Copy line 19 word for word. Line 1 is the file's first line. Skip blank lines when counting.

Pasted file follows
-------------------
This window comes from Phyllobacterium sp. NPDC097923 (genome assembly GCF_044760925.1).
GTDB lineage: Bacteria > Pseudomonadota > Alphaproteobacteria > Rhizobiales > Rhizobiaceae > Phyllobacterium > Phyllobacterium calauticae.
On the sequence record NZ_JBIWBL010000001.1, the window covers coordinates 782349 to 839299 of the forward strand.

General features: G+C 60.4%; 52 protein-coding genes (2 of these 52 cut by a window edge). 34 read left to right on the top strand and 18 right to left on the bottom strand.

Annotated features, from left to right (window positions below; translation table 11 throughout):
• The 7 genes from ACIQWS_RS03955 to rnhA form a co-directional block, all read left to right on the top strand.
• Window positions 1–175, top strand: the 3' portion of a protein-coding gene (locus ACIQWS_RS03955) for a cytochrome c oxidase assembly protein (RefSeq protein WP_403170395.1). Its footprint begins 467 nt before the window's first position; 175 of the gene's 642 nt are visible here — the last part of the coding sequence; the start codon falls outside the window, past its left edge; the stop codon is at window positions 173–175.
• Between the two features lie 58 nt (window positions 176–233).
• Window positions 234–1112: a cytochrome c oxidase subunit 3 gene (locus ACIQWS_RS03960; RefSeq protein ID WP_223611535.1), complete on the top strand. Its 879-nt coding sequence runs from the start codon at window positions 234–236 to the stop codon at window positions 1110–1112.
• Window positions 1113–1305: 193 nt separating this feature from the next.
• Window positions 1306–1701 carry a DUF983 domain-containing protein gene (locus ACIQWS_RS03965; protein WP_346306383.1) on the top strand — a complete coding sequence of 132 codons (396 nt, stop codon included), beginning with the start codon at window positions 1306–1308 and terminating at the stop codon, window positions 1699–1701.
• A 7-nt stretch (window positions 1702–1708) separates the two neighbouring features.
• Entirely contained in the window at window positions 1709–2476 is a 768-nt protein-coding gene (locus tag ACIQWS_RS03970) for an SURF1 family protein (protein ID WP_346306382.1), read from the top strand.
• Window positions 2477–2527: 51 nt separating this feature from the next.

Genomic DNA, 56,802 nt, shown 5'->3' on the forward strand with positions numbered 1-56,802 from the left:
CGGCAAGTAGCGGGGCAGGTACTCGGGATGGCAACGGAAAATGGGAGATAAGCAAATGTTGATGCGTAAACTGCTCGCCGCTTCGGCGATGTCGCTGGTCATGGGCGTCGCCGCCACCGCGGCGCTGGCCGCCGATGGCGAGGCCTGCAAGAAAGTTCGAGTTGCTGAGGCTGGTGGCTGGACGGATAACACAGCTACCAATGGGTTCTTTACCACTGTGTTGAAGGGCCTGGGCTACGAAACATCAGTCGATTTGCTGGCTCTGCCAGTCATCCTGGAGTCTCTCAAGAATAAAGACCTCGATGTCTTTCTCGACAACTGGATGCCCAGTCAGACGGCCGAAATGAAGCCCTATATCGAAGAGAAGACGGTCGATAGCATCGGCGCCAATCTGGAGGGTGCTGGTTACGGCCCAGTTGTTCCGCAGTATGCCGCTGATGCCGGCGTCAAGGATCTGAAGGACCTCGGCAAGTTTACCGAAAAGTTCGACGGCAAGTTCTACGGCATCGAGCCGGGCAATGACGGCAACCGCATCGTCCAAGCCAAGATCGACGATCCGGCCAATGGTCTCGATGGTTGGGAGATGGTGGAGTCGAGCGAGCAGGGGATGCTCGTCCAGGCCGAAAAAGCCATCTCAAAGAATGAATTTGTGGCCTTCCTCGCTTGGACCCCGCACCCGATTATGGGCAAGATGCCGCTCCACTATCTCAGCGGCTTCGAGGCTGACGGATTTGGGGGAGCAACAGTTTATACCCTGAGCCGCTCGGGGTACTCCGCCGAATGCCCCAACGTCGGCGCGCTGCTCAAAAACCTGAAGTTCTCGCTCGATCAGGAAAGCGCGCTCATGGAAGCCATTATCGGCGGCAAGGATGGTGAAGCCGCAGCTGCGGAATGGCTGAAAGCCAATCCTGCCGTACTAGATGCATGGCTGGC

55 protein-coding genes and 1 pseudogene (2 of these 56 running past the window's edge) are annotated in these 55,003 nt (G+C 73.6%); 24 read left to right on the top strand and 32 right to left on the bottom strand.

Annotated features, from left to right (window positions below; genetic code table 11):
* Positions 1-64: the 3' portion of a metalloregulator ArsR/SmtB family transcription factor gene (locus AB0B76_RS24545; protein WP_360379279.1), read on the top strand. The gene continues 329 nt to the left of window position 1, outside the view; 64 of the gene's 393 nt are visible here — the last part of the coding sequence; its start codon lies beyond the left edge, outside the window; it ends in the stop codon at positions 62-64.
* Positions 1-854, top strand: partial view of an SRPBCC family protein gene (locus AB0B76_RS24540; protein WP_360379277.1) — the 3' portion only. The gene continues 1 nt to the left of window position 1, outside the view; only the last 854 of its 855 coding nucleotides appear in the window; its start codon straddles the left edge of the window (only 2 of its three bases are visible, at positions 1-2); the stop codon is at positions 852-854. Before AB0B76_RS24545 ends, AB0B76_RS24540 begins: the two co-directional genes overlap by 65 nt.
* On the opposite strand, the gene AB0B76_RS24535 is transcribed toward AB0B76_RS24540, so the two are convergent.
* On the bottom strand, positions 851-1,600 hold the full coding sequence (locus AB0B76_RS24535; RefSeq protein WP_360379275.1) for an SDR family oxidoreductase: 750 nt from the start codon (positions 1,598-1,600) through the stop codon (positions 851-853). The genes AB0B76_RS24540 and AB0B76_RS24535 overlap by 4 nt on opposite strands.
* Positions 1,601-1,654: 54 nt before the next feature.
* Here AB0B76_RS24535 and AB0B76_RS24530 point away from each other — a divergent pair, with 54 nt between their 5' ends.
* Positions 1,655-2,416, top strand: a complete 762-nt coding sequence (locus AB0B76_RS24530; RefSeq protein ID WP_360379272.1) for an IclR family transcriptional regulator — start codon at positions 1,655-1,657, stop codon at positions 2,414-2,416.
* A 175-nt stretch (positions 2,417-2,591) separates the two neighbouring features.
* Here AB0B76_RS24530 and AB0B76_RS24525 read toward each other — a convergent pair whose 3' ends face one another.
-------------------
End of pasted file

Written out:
* Positions 1-64: the 3' portion of a metalloregulator ArsR/SmtB family transcription factor gene (locus AB0B76_RS24545; protein WP_360379279.1), read on the top strand. The gene continues 329 nt to the left of window position 1, outside the view; 64 of the gene's 393 nt are visible here — the last part of the coding sequence; its start codon lies beyond the left edge, outside the window; it ends in the stop codon at positions 62-64.